Vol 6, Issue 11  July 15-28, 2003




Climbing the ladder of success shouldn't limit finding love


By Joseph S. Amster



You've worked hard: college, graduate school, building your career-but something's missing. You have a beautiful home, a great car, lots of friends, a dog, a cat, and a loving family. Still, there's a void that only someone to share your life with can fill. Perhaps you've been so busy working, you've neglected your love life. This dilemma, while not universal, can be common for successful gay men. You may want to find someone who's your equal financially and career-wise, or you may seek a mate who is totally the opposite, someone nurturing and fun to come home to. Working with a service like the Gay Millionaires Club can assist successful gay men in finding the mate of their dreams. It's been said that you have to kiss a lot of frogs before you find a prince; GMC owner Jill Hankoff says she can help you cut down on the number of frogs.


"This is a niche nobody has filled," says Hankoff. "Gay men don't have the same dating channels open that heterosexuals do." The millionaires seeking a mate pay the service a fee and can then choose from a pool of applicants, for whom the service is free.


For the men that list with GMC, the process is fairly simple. After filling out an online questionnaire and submitting a photo, they are then matched up with potential mates who have listed on the GMC Web site. Hankoff gets a lot of applicants and has to wade through the hundreds wanting to be matched up to a millionaire. How does she decide who makes the cut? "It's part intuition and part what they say in the interview," she says. "A lot of that comes across on the application. There's a box where you can write 50 words. For us, the words they choose is a good clue. We look for red flags like 'my rent is due in two weeks and I need to meet a millionaire right now.' But we also get ones that say 'I'm very goal-oriented, 30 years old, I've achieved a lot in a short time, was raised in a wealthy family but have fallen apart from them due to my lifestyle choices. I'm into fitness, and take good care of myself. I can't seem to find anyone who doesn't want to live off me or use me because I'm cute. I work hard for what I have and I want someone with a little class to share it with.' What we look for are guys who are articulate, interesting, smart, and have something to say. Our clients aren't looking for someone who just wants to have a credit card, go shopping, and be there looking pretty for dinner. They're not looking for gold diggers."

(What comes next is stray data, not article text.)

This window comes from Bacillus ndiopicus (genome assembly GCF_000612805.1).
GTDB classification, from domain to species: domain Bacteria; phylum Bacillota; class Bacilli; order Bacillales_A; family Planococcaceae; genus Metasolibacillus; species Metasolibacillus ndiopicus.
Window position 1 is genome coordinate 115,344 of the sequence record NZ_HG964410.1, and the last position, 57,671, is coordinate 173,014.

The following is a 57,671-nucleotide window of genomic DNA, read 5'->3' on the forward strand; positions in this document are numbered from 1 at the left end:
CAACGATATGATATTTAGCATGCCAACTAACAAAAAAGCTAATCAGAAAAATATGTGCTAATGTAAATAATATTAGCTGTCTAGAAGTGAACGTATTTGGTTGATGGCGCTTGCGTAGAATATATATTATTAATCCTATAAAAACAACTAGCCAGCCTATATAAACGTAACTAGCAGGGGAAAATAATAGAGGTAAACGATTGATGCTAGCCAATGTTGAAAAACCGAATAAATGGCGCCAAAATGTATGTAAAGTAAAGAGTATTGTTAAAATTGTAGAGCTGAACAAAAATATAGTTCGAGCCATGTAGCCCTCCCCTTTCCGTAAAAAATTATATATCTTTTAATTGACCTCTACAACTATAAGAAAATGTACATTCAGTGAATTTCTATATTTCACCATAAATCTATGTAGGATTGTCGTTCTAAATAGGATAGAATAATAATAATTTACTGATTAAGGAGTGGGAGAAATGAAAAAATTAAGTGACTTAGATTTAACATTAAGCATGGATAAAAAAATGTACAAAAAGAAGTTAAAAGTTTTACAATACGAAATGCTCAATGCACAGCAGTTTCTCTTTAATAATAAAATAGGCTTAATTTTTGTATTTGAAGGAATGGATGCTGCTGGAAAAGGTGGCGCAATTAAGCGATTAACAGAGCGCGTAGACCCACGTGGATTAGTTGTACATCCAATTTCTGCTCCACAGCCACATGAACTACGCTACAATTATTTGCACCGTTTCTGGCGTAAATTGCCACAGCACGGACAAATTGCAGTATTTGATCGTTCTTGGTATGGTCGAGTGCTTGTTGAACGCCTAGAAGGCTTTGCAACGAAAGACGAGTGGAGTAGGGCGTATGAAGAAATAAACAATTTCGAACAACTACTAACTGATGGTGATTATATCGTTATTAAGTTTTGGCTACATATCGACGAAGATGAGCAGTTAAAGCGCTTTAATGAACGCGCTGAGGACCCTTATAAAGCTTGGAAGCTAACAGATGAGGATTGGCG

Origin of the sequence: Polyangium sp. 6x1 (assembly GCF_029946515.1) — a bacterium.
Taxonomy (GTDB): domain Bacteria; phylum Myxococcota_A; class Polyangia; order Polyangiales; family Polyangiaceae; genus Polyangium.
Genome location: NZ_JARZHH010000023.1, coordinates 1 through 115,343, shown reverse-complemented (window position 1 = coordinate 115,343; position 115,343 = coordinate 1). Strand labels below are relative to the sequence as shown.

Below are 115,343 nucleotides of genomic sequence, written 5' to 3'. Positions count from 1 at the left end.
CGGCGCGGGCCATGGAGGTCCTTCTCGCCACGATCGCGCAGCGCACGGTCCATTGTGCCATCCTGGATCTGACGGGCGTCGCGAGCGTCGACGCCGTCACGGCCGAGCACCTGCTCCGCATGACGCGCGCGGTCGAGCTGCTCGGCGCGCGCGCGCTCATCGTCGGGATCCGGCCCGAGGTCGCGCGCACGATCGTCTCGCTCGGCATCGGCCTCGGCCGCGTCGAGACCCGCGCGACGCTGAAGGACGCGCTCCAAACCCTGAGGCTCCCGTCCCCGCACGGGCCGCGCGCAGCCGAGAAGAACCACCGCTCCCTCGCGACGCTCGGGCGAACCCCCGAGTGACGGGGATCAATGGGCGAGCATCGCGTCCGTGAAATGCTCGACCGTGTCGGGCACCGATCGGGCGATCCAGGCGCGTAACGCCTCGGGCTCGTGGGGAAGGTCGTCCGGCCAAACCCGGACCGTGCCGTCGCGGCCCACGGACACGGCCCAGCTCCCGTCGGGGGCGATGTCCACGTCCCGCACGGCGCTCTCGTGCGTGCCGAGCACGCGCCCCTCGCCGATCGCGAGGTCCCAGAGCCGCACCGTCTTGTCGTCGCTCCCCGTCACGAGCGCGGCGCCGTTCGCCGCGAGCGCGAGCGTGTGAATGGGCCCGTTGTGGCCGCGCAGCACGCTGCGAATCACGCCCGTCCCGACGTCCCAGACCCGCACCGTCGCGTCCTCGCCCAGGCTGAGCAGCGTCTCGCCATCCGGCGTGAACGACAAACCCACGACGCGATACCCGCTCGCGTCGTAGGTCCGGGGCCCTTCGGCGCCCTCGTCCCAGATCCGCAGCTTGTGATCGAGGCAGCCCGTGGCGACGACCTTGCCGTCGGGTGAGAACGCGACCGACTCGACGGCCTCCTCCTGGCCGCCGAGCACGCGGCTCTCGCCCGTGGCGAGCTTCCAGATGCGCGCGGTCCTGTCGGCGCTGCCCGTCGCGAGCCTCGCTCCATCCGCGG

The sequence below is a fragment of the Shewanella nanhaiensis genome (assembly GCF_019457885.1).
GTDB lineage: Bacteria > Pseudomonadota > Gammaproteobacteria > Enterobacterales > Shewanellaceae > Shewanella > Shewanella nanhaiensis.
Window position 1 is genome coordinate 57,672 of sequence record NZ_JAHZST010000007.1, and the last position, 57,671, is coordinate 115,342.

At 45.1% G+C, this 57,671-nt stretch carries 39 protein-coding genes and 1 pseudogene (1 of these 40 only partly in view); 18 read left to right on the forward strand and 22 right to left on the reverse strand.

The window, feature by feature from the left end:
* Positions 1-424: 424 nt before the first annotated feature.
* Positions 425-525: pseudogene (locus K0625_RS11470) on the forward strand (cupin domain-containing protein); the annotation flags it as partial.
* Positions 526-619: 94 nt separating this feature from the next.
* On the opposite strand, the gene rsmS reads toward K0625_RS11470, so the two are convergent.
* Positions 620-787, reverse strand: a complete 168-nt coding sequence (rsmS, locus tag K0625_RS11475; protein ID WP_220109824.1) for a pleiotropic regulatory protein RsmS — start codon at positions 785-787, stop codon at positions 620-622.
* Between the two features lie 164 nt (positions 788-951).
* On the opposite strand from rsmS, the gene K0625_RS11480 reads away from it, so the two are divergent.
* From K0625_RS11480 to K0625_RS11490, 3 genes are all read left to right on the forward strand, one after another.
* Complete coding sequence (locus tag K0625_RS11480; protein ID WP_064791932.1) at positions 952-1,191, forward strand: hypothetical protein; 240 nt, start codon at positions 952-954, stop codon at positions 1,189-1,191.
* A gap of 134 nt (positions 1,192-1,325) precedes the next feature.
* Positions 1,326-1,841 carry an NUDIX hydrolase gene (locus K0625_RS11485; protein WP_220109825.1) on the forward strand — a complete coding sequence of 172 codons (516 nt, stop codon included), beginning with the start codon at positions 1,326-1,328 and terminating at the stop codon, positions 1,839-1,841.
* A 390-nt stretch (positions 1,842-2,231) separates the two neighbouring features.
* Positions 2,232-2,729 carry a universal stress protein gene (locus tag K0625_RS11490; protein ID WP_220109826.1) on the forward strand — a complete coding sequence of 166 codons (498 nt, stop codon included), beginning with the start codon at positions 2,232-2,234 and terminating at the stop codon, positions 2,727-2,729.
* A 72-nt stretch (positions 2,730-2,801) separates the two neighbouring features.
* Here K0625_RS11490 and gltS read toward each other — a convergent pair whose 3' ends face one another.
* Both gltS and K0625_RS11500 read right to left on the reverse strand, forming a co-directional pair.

Hankoff finds being a yenta rewarding. "I love my job, I make a living helping people find happiness. My clients are brilliant. I am their biggest fan. They got where they got because they have a brain," she says. "For them, just having an arm piece isn't what they want. They want to be loved for who they are."


With the pressure society places on achieving success, having a love life often comes second. Ryan is a real estate broker who became a client of the Gay Millionaire's Club a year ago. "I went on three or four dates. My third date I took out again, and we've been together for six months," he says. Ryan is comfortable with a wide variety of people because of his work, so his search included upper-income candidates as well as more down-to-earth types. "That was very important to me when I talked to her. I can be acclimated to any social environment. I also wanted someone around my age, because I didn't want to go through all the drama of dating someone younger. She sorted all that out for me. Everyone I dated through the service were really nice guys," he says.


Like some successful men, Ryan didn't stress his social life as he was climbing the ladder of success. "I mainly dated through friends or people I'd meet, but there was often too much drama. With the pace of my life, I just couldn't handle it," he remembers. "Most of my dating was sporadic. I was so busy, I didn't have the time develop relationships and explain what I was looking for. Jill took all that energy I'd have to invest in a search and scrunched it down to a small amount of time for me."


Although some might think that only gold diggers are looking for the millionaires, Ryan has found the opposite. "I talked to her about that. I don't want someone who just wants me for my money. Jill tries to weed through that."


Overall, Ryan is very happy with his match. "It's nice having something to think about other than paperwork, computers, and business meetings," he says. "If someone is comfortable with using this kind of service, go for it. It beats what I was doing before-which is nothing."


Reprinted from the courtesy of the Editors of In Magazine Los Angeles 2003 In Magazine Los Angeles.